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Baltimore County police warn of online rental scams

Baltimore County police warn of online rental scams
Detective Larry Rogers, of Baltimore County police's financial and cyber crime unit, stands outside an Overlea home, right, that was used in a rental scam he investigated. (Steve Ruark / Baltimore Sun Media Group)

While looking online for somewhere to live, a woman from Owings Mills might have thought she hit the jackpot.

A small brick home listed on Craigslist in Baltimore County had a yard, was within walking distance of Mt. Pleasant Woods Park and a 10-minute drive from downtown Towson. She signed a contract with "Sarah Koster" of "S & K Reality LLC," paid a person named "Sam" $1,500 in cash to secure the home and moved in on Memorial Day, according to a Baltimore County police report.

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A few days later, she heard a knock on the door. The homeowner was on the other side and had no idea who the woman inside the house was, or why she was there.

The homeowner had not put the house up for rent and noticed something was amiss when she saw blinds hanging in the house's windows.

The woman from Owings Mills had become the victim of a type of rental scam that is on the rise in Baltimore County, County Police Detective Cpl. John Wachter wrote in an email.

In June, when the Owings Mills incident occurred, police had seen "two or three" similar incidents in the past month, Wachter said. "This is up from last year," he added. One more case was reported as recently as Aug. 11. Wachter said Aug. 24 that police did not have readily available the total number of incidents that have occurred this year, compared to last year.

Neither "Sarah Koster" nor "S & K Reality LLC" existed, according to the police report filed on the matter June 3. The person whom the Owings Mills woman met to pay the deposit, "Sam," — who police described as a tall man of possibly mixed race with sandy brown dreadlocks — disappeared with no known address or last name.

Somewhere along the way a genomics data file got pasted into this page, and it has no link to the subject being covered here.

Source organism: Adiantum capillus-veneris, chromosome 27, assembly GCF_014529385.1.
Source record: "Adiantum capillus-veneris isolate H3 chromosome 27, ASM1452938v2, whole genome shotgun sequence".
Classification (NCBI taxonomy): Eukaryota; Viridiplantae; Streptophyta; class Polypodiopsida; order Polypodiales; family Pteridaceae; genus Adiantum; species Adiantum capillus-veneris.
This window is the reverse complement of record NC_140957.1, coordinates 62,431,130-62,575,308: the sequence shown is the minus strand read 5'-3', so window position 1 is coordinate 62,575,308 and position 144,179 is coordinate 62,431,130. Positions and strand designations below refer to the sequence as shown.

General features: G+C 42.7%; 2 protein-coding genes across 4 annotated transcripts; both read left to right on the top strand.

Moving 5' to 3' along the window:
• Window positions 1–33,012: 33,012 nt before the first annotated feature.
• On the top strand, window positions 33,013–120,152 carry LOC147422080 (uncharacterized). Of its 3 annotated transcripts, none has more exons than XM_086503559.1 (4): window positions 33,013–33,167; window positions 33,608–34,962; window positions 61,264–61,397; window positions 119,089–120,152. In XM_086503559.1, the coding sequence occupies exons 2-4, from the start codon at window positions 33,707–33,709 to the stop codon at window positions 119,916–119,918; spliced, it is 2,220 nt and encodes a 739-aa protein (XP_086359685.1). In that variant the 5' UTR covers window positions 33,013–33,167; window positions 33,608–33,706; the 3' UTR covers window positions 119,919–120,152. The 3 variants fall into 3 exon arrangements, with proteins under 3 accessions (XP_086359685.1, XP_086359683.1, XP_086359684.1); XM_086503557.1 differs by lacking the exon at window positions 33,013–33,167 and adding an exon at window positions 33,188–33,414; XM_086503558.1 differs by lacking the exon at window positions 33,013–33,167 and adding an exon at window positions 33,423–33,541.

"Sam," who is the main suspect in the case, is believed to have gained access to the home through a window in the basement, according to the report. He then changed the locks, making his own key to give to the victim. The home was vacant at the time. The Owings Mills woman was not charged with a crime because she was a victim of the scam, Wachter said. Still, she had to start her housing search anew.

Such fraud starts with a vacant foreclosed home or a property for sale, Wachter explained. Next, the fraudster breaks in and changes the locks to obtain a key to give to the "tenant." Soon after, a perfect-sounding ad appears on an online site offering rentals.

"The suspect collects the first and last month's rent, then disappears," Wachter wrote.

The suspects in the cases have not been found, according to Wachter.

Getting money back takes time

Det. Larry Rogers has investigated similar scams in Baltimore County for two years as a member of the Financial and Cyber Crimes team. This year, he has investigated similar crimes in Parkville, White Marsh and Overlea. Standing in front of a foreclosed home in Overlea, Rogers said three men each renting a room in the duplex were scammed out of nearly $5,000 after renting the house through an ad they found on Craigslist.

"They had written lease agreements," Rogers said. "They truly believed they rented the place."

In such cases, police try to work with the bank or the homeowner to negotiate letting the scam victim stay at the home until he or she finds somewhere else to go, Rogers said. In the case of the three men, he was able to negotiate a deal to allow them to stay in the house for at least 30 days until they found somewhere else to live. Having already lost money to the scammers, the victims did not pay rent for the additional time in which they stayed in the house.

"We're not heartless," Rogers said.